• Create a breastfeeding journal. If you enjoy journaling, this will be both therapeutic and productive. It’s also an opportunity to keep a record of all the little changes happening in your baby’s life.

Breastfeeding and Pumping: How to Find the Right Balance

Pumping While Nursing

Combining breastfeeding and pumping can help you create and maintain a healthy schedule.

If you’re still working, you can keep nourishing your baby even when you’re on the go.

It also makes it easier for you to get help. Your partner or other caregivers in the home can use the pumped milk to keep up with the feeds.

If you are pumping and breastfeeding you need to find your beat and create your own rhythm.

Every process is unique to the individual and will depend on a few factors such as:

  • Your current feeding schedule.
  • Support available in the home.
  • Your parenting schedule, especially if you spend time away from your baby.

Combining Breastfeeding and Pumping

Breast milk production increases with increased demand.

The more you breastfeed, the more milk you supply. The same happens when you pump.

If you’re having trouble breastfeeding, pumping can help you. It will protect you from breast engorgement and swelling. It also ensures your milk supply continues even if you don’t breastfeed as often.

If possible, you should wait until the second week after birth before you start pumping. This gives your body enough time to establish a steady milk supply.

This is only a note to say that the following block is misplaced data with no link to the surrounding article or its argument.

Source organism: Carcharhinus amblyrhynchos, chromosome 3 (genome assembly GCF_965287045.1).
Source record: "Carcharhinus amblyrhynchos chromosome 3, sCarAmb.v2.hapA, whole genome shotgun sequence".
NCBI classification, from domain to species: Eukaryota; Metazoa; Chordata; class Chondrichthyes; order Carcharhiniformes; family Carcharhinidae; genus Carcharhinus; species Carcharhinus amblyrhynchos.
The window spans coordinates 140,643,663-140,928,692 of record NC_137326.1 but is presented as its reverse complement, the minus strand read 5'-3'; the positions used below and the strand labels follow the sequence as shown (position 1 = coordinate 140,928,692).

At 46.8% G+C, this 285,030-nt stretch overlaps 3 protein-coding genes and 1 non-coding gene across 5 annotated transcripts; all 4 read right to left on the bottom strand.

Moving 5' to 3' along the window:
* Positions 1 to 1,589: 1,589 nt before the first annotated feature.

If you combine breastfeeding and pumping, you should:

Create a Pumping Schedule Suited to Your Lifestyle

As you’ll soon learn, there is no silencing a hungry baby.

Your first priority should be feeding your munchkin. After they are full and burped, you can start pumping.

This helps you maintain a regular breastfeeding schedule. Pumping helps you get the extra milk left after breastfeeding.

If you cannot pump after every feed, pump in the morning. This gives your body an opportunity to provide the best supply.

It also helps you establish an alternative source of milk should your supply reduce during the day.

Create Realistic Expectations

Pumping while breastfeeding will get ugly.

You will have different struggles such as:

  • Your supply will not be consistent. It will change over time. If you have set goals for yourself, this can be stressful, affecting milk production.
  • Interruptions in your pumping schedule. This can be from your baby, other children in the home, or life’s demands.
  • Breast health over time. If you get a breast swelling or infection, it can affect your ability to pump. This can interrupt milk production, making it hard for you to pump.
  • Your baby rejecting milk in a bottle. Once your baby gets used to the breast, getting them to take on the bottle will take time. This can be frustrating, especially if you’re looking to reduce breastfeeding sessions.

Be kind to yourself, there is no right or wrong way.